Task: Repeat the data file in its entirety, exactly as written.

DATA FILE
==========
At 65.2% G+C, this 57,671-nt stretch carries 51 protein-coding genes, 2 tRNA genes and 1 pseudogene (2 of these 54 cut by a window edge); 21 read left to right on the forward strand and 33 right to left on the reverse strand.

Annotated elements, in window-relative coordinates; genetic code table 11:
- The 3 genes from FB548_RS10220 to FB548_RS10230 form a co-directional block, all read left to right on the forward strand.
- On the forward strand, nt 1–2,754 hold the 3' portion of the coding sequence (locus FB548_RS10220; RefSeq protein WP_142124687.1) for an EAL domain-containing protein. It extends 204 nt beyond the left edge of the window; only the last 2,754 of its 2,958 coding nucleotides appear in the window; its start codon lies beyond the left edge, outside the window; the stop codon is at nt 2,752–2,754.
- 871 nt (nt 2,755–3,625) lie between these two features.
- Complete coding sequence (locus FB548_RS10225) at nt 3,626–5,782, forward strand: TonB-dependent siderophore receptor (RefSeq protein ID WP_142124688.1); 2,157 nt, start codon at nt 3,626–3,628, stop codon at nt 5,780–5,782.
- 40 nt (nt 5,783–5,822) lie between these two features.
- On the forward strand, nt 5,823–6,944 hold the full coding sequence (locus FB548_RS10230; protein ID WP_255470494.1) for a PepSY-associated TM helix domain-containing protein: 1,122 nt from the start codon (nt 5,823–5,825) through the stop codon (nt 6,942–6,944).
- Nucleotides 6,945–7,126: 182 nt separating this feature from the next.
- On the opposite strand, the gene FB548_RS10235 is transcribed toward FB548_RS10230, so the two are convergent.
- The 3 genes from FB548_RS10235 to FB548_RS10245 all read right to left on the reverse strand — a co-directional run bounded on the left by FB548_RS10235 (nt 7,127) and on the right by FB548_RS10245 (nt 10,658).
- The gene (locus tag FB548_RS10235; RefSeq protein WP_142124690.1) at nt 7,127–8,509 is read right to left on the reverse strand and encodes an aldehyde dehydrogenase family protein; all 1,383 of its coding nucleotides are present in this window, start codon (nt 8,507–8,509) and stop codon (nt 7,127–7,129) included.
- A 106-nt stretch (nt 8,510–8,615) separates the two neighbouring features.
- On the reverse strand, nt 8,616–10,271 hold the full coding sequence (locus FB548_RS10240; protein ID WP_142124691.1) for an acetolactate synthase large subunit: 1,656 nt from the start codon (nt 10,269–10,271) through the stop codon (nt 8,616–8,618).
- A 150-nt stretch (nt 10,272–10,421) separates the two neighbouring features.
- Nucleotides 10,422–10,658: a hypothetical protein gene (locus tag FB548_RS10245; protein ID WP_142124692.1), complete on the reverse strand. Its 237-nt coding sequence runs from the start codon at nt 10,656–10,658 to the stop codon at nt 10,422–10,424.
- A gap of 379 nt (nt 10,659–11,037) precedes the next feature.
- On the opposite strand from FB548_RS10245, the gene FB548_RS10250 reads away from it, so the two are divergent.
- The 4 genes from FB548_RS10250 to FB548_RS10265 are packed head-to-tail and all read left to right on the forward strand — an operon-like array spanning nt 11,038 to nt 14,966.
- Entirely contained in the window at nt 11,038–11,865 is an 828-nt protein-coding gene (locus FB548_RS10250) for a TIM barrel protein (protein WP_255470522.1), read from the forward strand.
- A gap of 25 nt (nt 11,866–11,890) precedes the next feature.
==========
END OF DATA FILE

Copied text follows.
At 65.2% G+C, this 57,671-nt stretch carries 51 protein-coding genes, 2 tRNA genes and 1 pseudogene (2 of these 54 cut by a window edge); 21 read left to right on the forward strand and 33 right to left on the reverse strand.

Annotated elements, in window-relative coordinates; genetic code table 11:
- The 3 genes from FB548_RS10220 to FB548_RS10230 form a co-directional block, all read left to right on the forward strand.
- On the forward strand, nt 1–2,754 hold the 3' portion of the coding sequence (locus FB548_RS10220; RefSeq protein WP_142124687.1) for an EAL domain-containing protein. It extends 204 nt beyond the left edge of the window; only the last 2,754 of its 2,958 coding nucleotides appear in the window; its start codon lies beyond the left edge, outside the window; the stop codon is at nt 2,752–2,754.
- 871 nt (nt 2,755–3,625) lie between these two features.
- Complete coding sequence (locus FB548_RS10225) at nt 3,626–5,782, forward strand: TonB-dependent siderophore receptor (RefSeq protein ID WP_142124688.1); 2,157 nt, start codon at nt 3,626–3,628, stop codon at nt 5,780–5,782.
- 40 nt (nt 5,783–5,822) lie between these two features.
- On the forward strand, nt 5,823–6,944 hold the full coding sequence (locus FB548_RS10230; protein ID WP_255470494.1) for a PepSY-associated TM helix domain-containing protein: 1,122 nt from the start codon (nt 5,823–5,825) through the stop codon (nt 6,942–6,944).
- Nucleotides 6,945–7,126: 182 nt separating this feature from the next.
- On the opposite strand, the gene FB548_RS10235 is transcribed toward FB548_RS10230, so the two are convergent.
- The 3 genes from FB548_RS10235 to FB548_RS10245 all read right to left on the reverse strand — a co-directional run bounded on the left by FB548_RS10235 (nt 7,127) and on the right by FB548_RS10245 (nt 10,658).
- The gene (locus tag FB548_RS10235; RefSeq protein WP_142124690.1) at nt 7,127–8,509 is read right to left on the reverse strand and encodes an aldehyde dehydrogenase family protein; all 1,383 of its coding nucleotides are present in this window, start codon (nt 8,507–8,509) and stop codon (nt 7,127–7,129) included.
- A 106-nt stretch (nt 8,510–8,615) separates the two neighbouring features.
- On the reverse strand, nt 8,616–10,271 hold the full coding sequence (locus FB548_RS10240; protein ID WP_142124691.1) for an acetolactate synthase large subunit: 1,656 nt from the start codon (nt 10,269–10,271) through the stop codon (nt 8,616–8,618).
- A 150-nt stretch (nt 10,272–10,421) separates the two neighbouring features.
- Nucleotides 10,422–10,658: a hypothetical protein gene (locus tag FB548_RS10245; protein ID WP_142124692.1), complete on the reverse strand. Its 237-nt coding sequence runs from the start codon at nt 10,656–10,658 to the stop codon at nt 10,422–10,424.
- A gap of 379 nt (nt 10,659–11,037) precedes the next feature.
- On the opposite strand from FB548_RS10245, the gene FB548_RS10250 reads away from it, so the two are divergent.
- The 4 genes from FB548_RS10250 to FB548_RS10265 are packed head-to-tail and all read left to right on the forward strand — an operon-like array spanning nt 11,038 to nt 14,966.
- Entirely contained in the window at nt 11,038–11,865 is an 828-nt protein-coding gene (locus FB548_RS10250) for a TIM barrel protein (protein WP_255470522.1), read from the forward strand.
- A gap of 25 nt (nt 11,866–11,890) precedes the next feature.